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ECB Backs Draft EU Rules for Winding Down Smaller Banks

FRANKFURT, July 6 (Reuters) - The European Central Bank on Thursday backed proposed new EU rules for closing down smaller banks when they fail, but said they should be more ambitious and apply across the bloc.

Bank failures have been put in the spotlight by the recent collapses in the United States of Silicon Valley Bank and Signature Bank and the UBS rescue of Credit Suisse.

The EU's proposal establishes that industry-funded deposit guarantee schemes (DGS) take a loss earlier when a bank fails, a crucial change for mid-sized banks that do not have resources such as bonds that can be written down.

The ECB welcomed the changes, which aim to avoid bailouts by the taxpayer, but said they should go further and make it easier for a failing bank to be taken over.

"The level of ambition of the proposed legislative package is limited in this regard," the ECB said in a legal opinion.

"The ECB encourages the Union legislators to harmonise and expand ... the ability for DGSs to support transfer of assets and liabilities to an acquiring credit institution."

Under current rules, the failure of a large bank in the bloc is dealt with by the Single Resolution Board (SRB), but winding down the next tier down is subject to differing national practices that can end up using taxpayer money.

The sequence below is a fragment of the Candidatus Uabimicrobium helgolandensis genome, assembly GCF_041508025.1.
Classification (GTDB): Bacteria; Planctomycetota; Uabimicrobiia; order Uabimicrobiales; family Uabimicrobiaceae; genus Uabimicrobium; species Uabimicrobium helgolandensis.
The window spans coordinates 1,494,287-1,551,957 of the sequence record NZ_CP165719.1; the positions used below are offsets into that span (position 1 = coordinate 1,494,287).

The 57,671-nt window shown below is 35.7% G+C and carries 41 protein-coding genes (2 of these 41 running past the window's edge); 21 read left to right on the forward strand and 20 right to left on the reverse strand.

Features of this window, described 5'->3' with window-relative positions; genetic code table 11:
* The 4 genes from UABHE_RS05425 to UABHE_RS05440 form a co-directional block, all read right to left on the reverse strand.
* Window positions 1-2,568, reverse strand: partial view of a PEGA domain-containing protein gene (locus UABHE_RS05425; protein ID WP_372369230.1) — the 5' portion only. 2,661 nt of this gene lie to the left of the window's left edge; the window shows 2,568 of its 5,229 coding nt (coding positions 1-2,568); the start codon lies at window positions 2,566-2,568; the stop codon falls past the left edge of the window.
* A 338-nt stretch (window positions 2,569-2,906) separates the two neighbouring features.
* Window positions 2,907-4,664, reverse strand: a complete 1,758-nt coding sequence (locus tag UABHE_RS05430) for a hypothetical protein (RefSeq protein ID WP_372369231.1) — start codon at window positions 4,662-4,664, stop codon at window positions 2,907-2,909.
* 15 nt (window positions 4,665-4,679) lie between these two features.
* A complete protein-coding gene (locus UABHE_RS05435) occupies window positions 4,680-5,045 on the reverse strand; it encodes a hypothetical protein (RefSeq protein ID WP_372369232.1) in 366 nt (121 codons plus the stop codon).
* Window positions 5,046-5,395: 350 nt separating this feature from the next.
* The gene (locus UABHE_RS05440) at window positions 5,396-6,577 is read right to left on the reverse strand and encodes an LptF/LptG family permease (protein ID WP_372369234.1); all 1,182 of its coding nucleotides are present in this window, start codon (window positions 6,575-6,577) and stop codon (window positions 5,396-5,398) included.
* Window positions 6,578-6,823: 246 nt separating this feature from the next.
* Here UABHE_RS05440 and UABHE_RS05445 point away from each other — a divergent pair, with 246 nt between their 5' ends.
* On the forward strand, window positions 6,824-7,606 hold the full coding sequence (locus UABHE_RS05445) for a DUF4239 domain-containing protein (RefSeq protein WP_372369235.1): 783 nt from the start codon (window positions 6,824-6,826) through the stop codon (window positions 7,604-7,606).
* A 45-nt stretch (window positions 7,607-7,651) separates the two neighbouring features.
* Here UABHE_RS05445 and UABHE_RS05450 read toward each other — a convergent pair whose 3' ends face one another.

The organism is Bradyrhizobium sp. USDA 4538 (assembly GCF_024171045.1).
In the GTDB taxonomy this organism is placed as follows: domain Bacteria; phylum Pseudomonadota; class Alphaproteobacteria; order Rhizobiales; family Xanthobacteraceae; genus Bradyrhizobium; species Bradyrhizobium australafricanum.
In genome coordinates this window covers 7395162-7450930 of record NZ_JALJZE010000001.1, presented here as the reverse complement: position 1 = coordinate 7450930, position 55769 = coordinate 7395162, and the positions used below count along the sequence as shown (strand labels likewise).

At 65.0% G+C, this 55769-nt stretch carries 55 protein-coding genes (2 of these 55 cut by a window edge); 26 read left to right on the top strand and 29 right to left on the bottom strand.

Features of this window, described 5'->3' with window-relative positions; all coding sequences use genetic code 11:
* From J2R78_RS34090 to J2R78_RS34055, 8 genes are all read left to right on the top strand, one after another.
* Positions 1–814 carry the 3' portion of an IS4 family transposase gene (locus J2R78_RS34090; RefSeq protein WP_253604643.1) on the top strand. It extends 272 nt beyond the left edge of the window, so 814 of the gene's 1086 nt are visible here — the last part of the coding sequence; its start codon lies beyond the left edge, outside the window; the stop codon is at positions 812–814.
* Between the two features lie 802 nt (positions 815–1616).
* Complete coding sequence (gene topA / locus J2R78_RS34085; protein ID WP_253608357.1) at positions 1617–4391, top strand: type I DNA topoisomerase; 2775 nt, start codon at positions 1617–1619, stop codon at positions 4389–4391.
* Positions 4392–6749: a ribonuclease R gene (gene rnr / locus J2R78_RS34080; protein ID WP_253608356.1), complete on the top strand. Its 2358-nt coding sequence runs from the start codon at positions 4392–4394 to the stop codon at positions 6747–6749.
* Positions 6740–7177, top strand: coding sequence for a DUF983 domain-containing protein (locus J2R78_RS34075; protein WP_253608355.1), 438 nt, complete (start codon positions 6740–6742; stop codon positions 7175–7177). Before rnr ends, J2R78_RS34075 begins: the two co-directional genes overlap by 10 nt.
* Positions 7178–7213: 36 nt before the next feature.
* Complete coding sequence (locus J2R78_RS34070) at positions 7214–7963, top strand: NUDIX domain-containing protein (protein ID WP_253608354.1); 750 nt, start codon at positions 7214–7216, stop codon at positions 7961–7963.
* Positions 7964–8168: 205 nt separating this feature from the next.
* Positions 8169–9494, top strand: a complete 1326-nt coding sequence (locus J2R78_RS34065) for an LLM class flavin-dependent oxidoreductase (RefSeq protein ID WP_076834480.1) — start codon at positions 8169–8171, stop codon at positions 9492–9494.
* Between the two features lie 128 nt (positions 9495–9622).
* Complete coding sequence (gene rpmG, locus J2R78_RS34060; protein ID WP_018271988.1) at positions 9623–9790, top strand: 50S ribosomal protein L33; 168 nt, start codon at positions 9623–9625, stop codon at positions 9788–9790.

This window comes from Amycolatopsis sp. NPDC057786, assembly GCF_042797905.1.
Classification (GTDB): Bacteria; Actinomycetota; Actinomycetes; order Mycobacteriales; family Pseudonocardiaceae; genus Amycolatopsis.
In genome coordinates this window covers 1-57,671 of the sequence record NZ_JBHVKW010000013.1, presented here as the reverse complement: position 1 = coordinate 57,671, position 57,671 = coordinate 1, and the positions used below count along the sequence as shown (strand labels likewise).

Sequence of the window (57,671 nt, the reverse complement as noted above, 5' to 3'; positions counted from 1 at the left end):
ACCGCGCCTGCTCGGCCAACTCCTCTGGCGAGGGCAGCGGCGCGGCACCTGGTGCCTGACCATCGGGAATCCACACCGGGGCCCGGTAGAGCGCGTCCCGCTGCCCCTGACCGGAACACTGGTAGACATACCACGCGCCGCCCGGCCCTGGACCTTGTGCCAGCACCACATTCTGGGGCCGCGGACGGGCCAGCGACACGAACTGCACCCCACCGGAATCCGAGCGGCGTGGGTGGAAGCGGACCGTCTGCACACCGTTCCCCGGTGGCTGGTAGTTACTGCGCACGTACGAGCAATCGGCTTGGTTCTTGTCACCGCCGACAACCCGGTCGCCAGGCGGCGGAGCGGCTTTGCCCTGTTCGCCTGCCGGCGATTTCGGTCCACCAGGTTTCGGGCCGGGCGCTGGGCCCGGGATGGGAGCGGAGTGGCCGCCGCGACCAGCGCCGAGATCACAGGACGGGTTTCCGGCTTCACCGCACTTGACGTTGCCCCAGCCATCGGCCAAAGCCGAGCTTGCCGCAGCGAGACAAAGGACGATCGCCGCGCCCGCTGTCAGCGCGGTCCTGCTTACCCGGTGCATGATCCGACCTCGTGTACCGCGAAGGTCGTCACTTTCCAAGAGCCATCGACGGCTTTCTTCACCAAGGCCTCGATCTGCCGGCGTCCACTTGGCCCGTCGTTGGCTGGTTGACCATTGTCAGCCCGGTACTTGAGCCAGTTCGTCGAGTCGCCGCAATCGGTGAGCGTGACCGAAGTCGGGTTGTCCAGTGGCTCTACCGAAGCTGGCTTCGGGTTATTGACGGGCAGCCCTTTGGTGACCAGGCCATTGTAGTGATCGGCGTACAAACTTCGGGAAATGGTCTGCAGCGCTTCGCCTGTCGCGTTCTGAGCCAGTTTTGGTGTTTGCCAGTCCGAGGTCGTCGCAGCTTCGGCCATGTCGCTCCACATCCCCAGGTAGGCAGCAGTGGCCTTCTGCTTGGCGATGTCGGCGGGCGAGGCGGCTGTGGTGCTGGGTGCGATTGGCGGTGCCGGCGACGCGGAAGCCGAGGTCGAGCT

The ECB also reaffirmed its long-standing call for an EU-wide deposit guarantee scheme and for the Stability Resolution Fund to provide funding to banks coming out of resolution, the process when authorities decide that a failing bank cannot go through normal insolvency proceedings without harming public interest and causing financial instability.

EU states and the European Parliament have the final say on the reforms, with changes likely during the approval process.

Germany, which wants a carve out from some proposed rules, says not every ailing small bank needs to go into resolution.

Reporting by Francesco Canepa; Editing by Alexander Smith

Source: Reuters

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